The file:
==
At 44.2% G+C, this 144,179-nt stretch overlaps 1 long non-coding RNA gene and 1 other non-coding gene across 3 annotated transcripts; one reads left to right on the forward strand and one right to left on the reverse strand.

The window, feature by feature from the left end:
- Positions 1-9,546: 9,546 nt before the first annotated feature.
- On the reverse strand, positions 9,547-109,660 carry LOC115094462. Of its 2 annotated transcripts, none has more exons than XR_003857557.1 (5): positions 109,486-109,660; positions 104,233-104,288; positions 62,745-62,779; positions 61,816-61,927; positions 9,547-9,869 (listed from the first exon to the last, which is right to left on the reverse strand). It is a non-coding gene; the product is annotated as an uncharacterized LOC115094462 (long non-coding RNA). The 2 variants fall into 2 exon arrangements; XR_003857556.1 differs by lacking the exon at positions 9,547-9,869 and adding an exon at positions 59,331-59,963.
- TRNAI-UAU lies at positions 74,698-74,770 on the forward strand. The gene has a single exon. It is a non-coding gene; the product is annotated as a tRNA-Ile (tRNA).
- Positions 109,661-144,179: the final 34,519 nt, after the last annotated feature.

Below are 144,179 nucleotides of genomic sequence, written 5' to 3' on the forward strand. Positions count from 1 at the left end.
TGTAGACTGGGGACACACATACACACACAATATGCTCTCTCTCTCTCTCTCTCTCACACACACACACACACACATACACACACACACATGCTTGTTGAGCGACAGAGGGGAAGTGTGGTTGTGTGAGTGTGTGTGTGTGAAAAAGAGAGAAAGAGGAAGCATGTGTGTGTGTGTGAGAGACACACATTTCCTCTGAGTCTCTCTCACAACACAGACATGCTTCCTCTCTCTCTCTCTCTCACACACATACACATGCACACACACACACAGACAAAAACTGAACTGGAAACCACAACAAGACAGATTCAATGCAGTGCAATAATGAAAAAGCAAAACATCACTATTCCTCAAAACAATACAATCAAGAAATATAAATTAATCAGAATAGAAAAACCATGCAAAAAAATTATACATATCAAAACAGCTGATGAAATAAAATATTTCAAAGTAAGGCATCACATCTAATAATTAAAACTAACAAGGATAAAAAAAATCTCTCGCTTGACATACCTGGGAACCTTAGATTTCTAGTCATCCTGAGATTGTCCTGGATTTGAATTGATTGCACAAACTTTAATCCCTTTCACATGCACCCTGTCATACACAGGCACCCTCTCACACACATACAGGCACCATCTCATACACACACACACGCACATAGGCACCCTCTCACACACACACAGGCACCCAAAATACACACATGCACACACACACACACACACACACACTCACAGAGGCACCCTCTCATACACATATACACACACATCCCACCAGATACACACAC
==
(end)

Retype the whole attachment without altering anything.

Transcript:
At 44.2% G+C, this 144,179-nt stretch overlaps 1 long non-coding RNA gene and 1 other non-coding gene across 3 annotated transcripts; one reads left to right on the forward strand and one right to left on the reverse strand.

The window, feature by feature from the left end:
- Positions 1-9,546: 9,546 nt before the first annotated feature.
- On the reverse strand, positions 9,547-109,660 carry LOC115094462. Of its 2 annotated transcripts, none has more exons than XR_003857557.1 (5): positions 109,486-109,660; positions 104,233-104,288; positions 62,745-62,779; positions 61,816-61,927; positions 9,547-9,869 (listed from the first exon to the last, which is right to left on the reverse strand). It is a non-coding gene; the product is annotated as an uncharacterized LOC115094462 (long non-coding RNA). The 2 variants fall into 2 exon arrangements; XR_003857556.1 differs by lacking the exon at positions 9,547-9,869 and adding an exon at positions 59,331-59,963.
- TRNAI-UAU lies at positions 74,698-74,770 on the forward strand. The gene has a single exon. It is a non-coding gene; the product is annotated as a tRNA-Ile (tRNA).
- Positions 109,661-144,179: the final 34,519 nt, after the last annotated feature.

Below are 144,179 nucleotides of genomic sequence, written 5' to 3' on the forward strand. Positions count from 1 at the left end.
TGTAGACTGGGGACACACATACACACACAATATGCTCTCTCTCTCTCTCTCTCTCACACACACACACACACACATACACACACACACATGCTTGTTGAGCGACAGAGGGGAAGTGTGGTTGTGTGAGTGTGTGTGTGTGAAAAAGAGAGAAAGAGGAAGCATGTGTGTGTGTGTGAGAGACACACATTTCCTCTGAGTCTCTCTCACAACACAGACATGCTTCCTCTCTCTCTCTCTCTCACACACATACACATGCACACACACACACAGACAAAAACTGAACTGGAAACCACAACAAGACAGATTCAATGCAGTGCAATAATGAAAAAGCAAAACATCACTATTCCTCAAAACAATACAATCAAGAAATATAAATTAATCAGAATAGAAAAACCATGCAAAAAAATTATACATATCAAAACAGCTGATGAAATAAAATATTTCAAAGTAAGGCATCACATCTAATAATTAAAACTAACAAGGATAAAAAAAATCTCTCGCTTGACATACCTGGGAACCTTAGATTTCTAGTCATCCTGAGATTGTCCTGGATTTGAATTGATTGCACAAACTTTAATCCCTTTCACATGCACCCTGTCATACACAGGCACCCTCTCACACACATACAGGCACCATCTCATACACACACACACGCACATAGGCACCCTCTCACACACACACAGGCACCCAAAATACACACATGCACACACACACACACACACACACACTCACAGAGGCACCCTCTCATACACATATACACACACATCCCACCAGATACACACAC